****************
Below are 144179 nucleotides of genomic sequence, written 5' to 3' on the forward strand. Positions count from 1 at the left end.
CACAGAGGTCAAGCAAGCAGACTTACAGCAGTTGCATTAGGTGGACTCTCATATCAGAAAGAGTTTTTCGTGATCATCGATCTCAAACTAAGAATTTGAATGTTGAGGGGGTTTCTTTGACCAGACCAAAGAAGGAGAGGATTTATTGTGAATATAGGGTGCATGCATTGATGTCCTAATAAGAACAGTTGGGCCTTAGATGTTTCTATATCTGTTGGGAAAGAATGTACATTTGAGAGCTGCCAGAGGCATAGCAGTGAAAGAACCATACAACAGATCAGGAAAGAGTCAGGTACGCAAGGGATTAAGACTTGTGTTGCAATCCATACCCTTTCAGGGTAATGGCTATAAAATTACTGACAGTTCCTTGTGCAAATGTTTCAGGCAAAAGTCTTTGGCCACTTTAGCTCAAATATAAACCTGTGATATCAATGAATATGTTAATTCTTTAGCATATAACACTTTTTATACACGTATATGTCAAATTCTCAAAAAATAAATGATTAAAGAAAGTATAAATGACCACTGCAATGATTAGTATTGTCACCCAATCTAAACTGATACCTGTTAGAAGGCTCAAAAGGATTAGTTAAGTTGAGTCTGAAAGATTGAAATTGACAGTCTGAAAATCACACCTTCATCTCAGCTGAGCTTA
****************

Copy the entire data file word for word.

Below are 144179 nucleotides of genomic sequence, written 5' to 3' on the forward strand. Positions count from 1 at the left end.
CACAGAGGTCAAGCAAGCAGACTTACAGCAGTTGCATTAGGTGGACTCTCATATCAGAAAGAGTTTTTCGTGATCATCGATCTCAAACTAAGAATTTGAATGTTGAGGGGGTTTCTTTGACCAGACCAAAGAAGGAGAGGATTTATTGTGAATATAGGGTGCATGCATTGATGTCCTAATAAGAACAGTTGGGCCTTAGATGTTTCTATATCTGTTGGGAAAGAATGTACATTTGAGAGCTGCCAGAGGCATAGCAGTGAAAGAACCATACAACAGATCAGGAAAGAGTCAGGTACGCAAGGGATTAAGACTTGTGTTGCAATCCATACCCTTTCAGGGTAATGGCTATAAAATTACTGACAGTTCCTTGTGCAAATGTTTCAGGCAAAAGTCTTTGGCCACTTTAGCTCAAATATAAACCTGTGATATCAATGAATATGTTAATTCTTTAGCATATAACACTTTTTATACACGTATATGTCAAATTCTCAAAAAATAAATGATTAAAGAAAGTATAAATGACCACTGCAATGATTAGTATTGTCACCCAATCTAAACTGATACCTGTTAGAAGGCTCAAAAGGATTAGTTAAGTTGAGTCTGAAAGATTGAAATTGACAGTCTGAAAATCACACCTTCATCTCAGCTGAGCTTA